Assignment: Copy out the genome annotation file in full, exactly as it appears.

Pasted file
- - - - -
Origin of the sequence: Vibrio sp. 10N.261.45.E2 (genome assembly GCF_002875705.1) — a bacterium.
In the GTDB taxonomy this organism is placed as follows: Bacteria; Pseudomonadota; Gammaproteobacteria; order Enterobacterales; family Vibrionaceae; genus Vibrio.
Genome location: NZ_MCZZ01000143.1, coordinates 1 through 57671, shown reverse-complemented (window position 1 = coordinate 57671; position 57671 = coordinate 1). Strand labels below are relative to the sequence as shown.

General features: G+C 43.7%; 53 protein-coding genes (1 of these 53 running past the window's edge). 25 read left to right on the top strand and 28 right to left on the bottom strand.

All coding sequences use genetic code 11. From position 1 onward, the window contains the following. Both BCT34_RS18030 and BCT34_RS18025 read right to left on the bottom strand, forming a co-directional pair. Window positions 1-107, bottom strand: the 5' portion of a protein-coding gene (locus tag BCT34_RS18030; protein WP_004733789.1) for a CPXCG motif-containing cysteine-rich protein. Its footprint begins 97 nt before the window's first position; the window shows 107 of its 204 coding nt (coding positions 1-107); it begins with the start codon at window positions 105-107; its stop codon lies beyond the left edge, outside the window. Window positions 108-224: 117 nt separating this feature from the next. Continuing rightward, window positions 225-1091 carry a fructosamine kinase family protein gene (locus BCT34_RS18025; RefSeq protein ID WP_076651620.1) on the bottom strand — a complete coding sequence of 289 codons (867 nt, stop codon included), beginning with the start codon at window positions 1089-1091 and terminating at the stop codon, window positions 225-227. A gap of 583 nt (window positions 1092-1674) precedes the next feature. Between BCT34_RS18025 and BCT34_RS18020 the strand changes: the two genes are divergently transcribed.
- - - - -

Origin of the sequence: Vibrio sp. 10N.261.45.E2 (genome assembly GCF_002875705.1) — a bacterium.
In the GTDB taxonomy this organism is placed as follows: Bacteria; Pseudomonadota; Gammaproteobacteria; order Enterobacterales; family Vibrionaceae; genus Vibrio.
Genome location: NZ_MCZZ01000143.1, coordinates 1 through 57671, shown reverse-complemented (window position 1 = coordinate 57671; position 57671 = coordinate 1). Strand labels below are relative to the sequence as shown.

General features: G+C 43.7%; 53 protein-coding genes (1 of these 53 running past the window's edge). 25 read left to right on the top strand and 28 right to left on the bottom strand.

All coding sequences use genetic code 11. From position 1 onward, the window contains the following. Both BCT34_RS18030 and BCT34_RS18025 read right to left on the bottom strand, forming a co-directional pair. Window positions 1-107, bottom strand: the 5' portion of a protein-coding gene (locus tag BCT34_RS18030; protein WP_004733789.1) for a CPXCG motif-containing cysteine-rich protein. Its footprint begins 97 nt before the window's first position; the window shows 107 of its 204 coding nt (coding positions 1-107); it begins with the start codon at window positions 105-107; its stop codon lies beyond the left edge, outside the window. Window positions 108-224: 117 nt separating this feature from the next. Continuing rightward, window positions 225-1091 carry a fructosamine kinase family protein gene (locus BCT34_RS18025; RefSeq protein ID WP_076651620.1) on the bottom strand — a complete coding sequence of 289 codons (867 nt, stop codon included), beginning with the start codon at window positions 1089-1091 and terminating at the stop codon, window positions 225-227. A gap of 583 nt (window positions 1092-1674) precedes the next feature. Between BCT34_RS18025 and BCT34_RS18020 the strand changes: the two genes are divergently transcribed.